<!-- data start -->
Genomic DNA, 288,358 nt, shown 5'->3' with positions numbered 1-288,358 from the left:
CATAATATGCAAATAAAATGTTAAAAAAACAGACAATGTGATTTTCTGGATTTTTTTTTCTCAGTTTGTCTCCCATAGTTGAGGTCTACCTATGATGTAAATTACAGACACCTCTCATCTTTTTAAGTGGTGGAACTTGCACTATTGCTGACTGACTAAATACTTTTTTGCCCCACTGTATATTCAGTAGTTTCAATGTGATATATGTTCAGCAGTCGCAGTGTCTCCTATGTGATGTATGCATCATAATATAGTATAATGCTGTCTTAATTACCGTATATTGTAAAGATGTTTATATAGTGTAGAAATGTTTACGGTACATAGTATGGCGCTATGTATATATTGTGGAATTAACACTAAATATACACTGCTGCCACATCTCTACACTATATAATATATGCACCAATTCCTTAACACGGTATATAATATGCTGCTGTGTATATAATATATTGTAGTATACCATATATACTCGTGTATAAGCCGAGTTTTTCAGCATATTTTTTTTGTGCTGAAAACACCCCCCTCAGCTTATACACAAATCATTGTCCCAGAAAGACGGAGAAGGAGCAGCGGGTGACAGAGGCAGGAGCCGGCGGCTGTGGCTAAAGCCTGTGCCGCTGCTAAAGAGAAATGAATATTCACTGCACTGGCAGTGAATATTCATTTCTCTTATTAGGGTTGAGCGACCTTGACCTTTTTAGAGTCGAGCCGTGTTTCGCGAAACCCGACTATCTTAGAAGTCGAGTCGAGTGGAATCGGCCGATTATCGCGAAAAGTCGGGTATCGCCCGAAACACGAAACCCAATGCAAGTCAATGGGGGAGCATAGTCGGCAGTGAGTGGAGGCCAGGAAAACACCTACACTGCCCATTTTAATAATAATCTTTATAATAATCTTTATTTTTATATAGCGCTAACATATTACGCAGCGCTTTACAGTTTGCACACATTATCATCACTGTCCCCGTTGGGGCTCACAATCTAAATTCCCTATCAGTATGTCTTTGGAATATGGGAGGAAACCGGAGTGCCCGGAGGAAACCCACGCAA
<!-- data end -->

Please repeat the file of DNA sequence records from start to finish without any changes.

Genomic DNA, 288,358 nt, shown 5'->3' with positions numbered 1-288,358 from the left:
CATAATATGCAAATAAAATGTTAAAAAAACAGACAATGTGATTTTCTGGATTTTTTTTTCTCAGTTTGTCTCCCATAGTTGAGGTCTACCTATGATGTAAATTACAGACACCTCTCATCTTTTTAAGTGGTGGAACTTGCACTATTGCTGACTGACTAAATACTTTTTTGCCCCACTGTATATTCAGTAGTTTCAATGTGATATATGTTCAGCAGTCGCAGTGTCTCCTATGTGATGTATGCATCATAATATAGTATAATGCTGTCTTAATTACCGTATATTGTAAAGATGTTTATATAGTGTAGAAATGTTTACGGTACATAGTATGGCGCTATGTATATATTGTGGAATTAACACTAAATATACACTGCTGCCACATCTCTACACTATATAATATATGCACCAATTCCTTAACACGGTATATAATATGCTGCTGTGTATATAATATATTGTAGTATACCATATATACTCGTGTATAAGCCGAGTTTTTCAGCATATTTTTTTTGTGCTGAAAACACCCCCCTCAGCTTATACACAAATCATTGTCCCAGAAAGACGGAGAAGGAGCAGCGGGTGACAGAGGCAGGAGCCGGCGGCTGTGGCTAAAGCCTGTGCCGCTGCTAAAGAGAAATGAATATTCACTGCACTGGCAGTGAATATTCATTTCTCTTATTAGGGTTGAGCGACCTTGACCTTTTTAGAGTCGAGCCGTGTTTCGCGAAACCCGACTATCTTAGAAGTCGAGTCGAGTGGAATCGGCCGATTATCGCGAAAAGTCGGGTATCGCCCGAAACACGAAACCCAATGCAAGTCAATGGGGGAGCATAGTCGGCAGTGAGTGGAGGCCAGGAAAACACCTACACTGCCCATTTTAATAATAATCTTTATAATAATCTTTATTTTTATATAGCGCTAACATATTACGCAGCGCTTTACAGTTTGCACACATTATCATCACTGTCCCCGTTGGGGCTCACAATCTAAATTCCCTATCAGTATGTCTTTGGAATATGGGAGGAAACCGGAGTGCCCGGAGGAAACCCACGCAA